I was at some party and bumped into Allan Burns, one of the co-creators of THE MARY TYLER MOORE SHOW. It was the final year of the show (in my dream). I asked if David and I could write one of the last episodes. Our dream had always been to write a MARY TYLER MOORE SHOW. He was thrilled we wanted to do one. I guess in the altered world of my dream we had a track record (or I just have the world’s most inflated ego).
Now we flash to the filming of our show. David and I are on the floor. That’s the beauty of dreams – you can skip the actual “writing” part. In INCEPTION everyone dreams elaborate action sequences and fantastical adventures. I dream filming nights.
The episode we came up with, I have to say, was pretty damn good. Someone filed a sexual harassment suit against Murray. So to prove his innocence he came out of the closet. This set up some fun reactions from his co-workers. Mary couldn’t believe it. She couldn’t believe she sat right next to a person for years and couldn’t detect that he was gay. Lou was unfazed. He knew it all along. Ted started asking Murray questions about what it was like. Too many questions and way too detailed to just be out of curiosity. Sue Ann came in and said something so offensive I can’t even repeat it but it did get a big laugh and clearly there were no CBS censors in my dream world.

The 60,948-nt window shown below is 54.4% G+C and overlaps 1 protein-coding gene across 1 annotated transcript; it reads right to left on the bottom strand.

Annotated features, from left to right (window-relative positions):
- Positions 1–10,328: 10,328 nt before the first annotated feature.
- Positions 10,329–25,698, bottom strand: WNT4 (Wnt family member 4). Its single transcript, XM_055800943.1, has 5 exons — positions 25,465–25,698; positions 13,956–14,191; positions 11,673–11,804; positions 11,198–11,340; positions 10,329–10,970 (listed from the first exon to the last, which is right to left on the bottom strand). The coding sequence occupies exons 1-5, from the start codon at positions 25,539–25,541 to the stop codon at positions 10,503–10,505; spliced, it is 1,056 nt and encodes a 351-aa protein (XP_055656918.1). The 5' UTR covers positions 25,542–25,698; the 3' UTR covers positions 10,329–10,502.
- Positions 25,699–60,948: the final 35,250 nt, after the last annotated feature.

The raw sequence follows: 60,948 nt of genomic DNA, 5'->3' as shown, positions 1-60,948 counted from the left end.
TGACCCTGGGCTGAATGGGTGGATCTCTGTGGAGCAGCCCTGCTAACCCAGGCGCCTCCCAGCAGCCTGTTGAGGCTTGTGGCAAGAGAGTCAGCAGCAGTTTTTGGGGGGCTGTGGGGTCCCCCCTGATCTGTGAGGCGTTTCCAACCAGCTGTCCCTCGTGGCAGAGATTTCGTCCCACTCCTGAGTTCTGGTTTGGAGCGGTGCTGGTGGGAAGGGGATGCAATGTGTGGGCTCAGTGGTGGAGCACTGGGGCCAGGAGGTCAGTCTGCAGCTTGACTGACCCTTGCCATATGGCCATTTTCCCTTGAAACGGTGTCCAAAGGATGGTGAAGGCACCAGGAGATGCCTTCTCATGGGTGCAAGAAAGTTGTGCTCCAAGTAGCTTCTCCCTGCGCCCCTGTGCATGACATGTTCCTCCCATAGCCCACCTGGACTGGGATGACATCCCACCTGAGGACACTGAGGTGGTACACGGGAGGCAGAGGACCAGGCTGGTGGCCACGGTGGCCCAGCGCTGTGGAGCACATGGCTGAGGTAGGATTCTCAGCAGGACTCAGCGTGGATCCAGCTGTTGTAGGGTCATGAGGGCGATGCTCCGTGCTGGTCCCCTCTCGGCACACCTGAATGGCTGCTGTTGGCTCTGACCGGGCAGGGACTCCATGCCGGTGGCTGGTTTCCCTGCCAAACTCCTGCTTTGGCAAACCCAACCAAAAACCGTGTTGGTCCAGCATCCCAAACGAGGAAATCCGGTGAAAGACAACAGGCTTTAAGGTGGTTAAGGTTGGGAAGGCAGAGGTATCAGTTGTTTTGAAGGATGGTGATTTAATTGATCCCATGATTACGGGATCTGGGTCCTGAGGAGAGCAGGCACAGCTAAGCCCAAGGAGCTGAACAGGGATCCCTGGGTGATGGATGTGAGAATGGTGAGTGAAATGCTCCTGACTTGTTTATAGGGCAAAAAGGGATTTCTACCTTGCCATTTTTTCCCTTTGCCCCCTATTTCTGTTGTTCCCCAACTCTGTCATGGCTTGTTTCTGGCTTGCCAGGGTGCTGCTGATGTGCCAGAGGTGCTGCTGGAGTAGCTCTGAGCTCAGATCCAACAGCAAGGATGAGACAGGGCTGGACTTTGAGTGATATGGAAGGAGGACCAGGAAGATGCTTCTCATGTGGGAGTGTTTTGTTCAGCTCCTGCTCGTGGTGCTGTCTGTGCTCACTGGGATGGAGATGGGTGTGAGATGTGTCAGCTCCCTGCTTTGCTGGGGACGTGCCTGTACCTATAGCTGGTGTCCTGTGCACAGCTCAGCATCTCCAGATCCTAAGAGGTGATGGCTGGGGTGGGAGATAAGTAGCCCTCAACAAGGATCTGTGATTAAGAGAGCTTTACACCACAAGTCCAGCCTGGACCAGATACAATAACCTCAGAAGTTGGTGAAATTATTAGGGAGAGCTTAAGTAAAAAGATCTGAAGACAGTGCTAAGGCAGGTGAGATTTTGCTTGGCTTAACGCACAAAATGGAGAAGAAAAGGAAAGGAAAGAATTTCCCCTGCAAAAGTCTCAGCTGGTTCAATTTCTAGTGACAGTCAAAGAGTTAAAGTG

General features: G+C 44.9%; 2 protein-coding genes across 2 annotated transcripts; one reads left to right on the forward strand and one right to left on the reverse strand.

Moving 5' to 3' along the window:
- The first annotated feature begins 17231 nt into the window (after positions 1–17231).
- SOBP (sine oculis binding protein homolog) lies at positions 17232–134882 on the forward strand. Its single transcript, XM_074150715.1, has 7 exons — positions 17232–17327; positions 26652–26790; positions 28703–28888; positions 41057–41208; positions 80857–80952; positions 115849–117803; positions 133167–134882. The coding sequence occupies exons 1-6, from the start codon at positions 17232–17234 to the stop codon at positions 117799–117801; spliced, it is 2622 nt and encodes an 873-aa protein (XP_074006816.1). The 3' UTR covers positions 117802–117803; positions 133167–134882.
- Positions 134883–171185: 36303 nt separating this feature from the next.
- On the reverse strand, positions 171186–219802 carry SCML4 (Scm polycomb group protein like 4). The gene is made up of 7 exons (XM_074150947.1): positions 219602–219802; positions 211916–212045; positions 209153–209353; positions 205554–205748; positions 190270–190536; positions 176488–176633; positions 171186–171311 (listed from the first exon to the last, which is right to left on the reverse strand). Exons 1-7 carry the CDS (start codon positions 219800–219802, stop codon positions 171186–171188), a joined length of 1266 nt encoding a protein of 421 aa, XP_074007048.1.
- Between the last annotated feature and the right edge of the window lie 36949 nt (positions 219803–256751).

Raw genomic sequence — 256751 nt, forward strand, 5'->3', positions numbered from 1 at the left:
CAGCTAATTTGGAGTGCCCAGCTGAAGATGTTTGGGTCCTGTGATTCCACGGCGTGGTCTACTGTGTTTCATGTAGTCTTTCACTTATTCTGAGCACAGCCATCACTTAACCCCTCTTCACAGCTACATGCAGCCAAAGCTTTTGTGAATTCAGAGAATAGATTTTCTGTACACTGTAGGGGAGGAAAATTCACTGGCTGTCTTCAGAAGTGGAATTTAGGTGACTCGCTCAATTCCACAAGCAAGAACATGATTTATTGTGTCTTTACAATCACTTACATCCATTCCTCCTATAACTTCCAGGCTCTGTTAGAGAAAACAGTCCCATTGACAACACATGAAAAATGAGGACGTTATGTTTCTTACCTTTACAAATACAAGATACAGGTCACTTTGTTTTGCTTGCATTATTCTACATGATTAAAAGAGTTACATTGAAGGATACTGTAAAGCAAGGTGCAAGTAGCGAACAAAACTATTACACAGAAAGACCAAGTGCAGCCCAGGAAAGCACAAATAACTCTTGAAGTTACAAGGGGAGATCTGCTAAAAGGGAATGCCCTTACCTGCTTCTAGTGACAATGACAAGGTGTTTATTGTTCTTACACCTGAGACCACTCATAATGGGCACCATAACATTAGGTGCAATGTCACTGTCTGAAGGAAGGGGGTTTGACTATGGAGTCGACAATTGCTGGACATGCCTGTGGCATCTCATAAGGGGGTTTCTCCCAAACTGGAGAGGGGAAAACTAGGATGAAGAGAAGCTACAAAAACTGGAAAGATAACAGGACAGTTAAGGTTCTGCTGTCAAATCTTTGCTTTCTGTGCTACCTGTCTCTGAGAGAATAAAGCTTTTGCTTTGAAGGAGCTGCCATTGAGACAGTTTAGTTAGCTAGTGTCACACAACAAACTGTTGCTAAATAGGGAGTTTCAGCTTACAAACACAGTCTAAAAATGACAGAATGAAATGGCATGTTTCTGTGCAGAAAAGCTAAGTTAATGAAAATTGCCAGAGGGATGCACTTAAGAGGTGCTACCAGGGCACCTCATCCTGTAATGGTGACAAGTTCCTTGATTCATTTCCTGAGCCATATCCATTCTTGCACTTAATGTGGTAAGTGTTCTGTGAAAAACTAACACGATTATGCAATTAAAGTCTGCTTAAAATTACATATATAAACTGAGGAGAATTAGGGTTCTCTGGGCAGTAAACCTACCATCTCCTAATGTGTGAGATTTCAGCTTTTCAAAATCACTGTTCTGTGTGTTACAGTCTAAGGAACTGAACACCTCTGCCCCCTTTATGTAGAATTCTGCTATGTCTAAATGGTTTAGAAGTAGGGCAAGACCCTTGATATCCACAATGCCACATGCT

What struck me afterwards was this: how different the storytelling is in sitcoms now as opposed to back then. No, this isn’t one of those “back in MY day we knew how to tell a story. Not like these young pissants today” rants. Just an observation. Comedies today are much faster paced. They’re usually jammed with story. Quick scenes, multiple plots. Or in the case of BIG BANG THEORY – just a barrage of jokes.
Storytelling in the 70s and 80s was generally a little more leisurely. I say “generally” because MASH was just as fast paced as today’s shows (or faster) and maybe that’s one reason why it still holds up so well.
But as a rule series used to be constructed differently. You’d have a collection of colorful characters that all had very disparate points of view. You would toss some issue into the middle of the room and watch as they all had their takes and interacted with each other. You allowed room for the characters to breathe, to just have discussions. The downside was the stories moved slower but the upside was you got to really learn more about these characters. And hopefully you would make a connection and start to truly care about them. So their plight in stories took on an added importance.
Now that’s great when it works. When it doesn’t you’re left with a boring half hour where nothing happens and nothing’s funny. Even that the industry got away with for awhile, renaming them “dramedies”.
Anyway, that was my dream. And it was a refreshing change-of-pace. Usually when I dream about Mary Tyler Moore she has big fangs and is trying to run me over with the car from DEATH RACE 2000.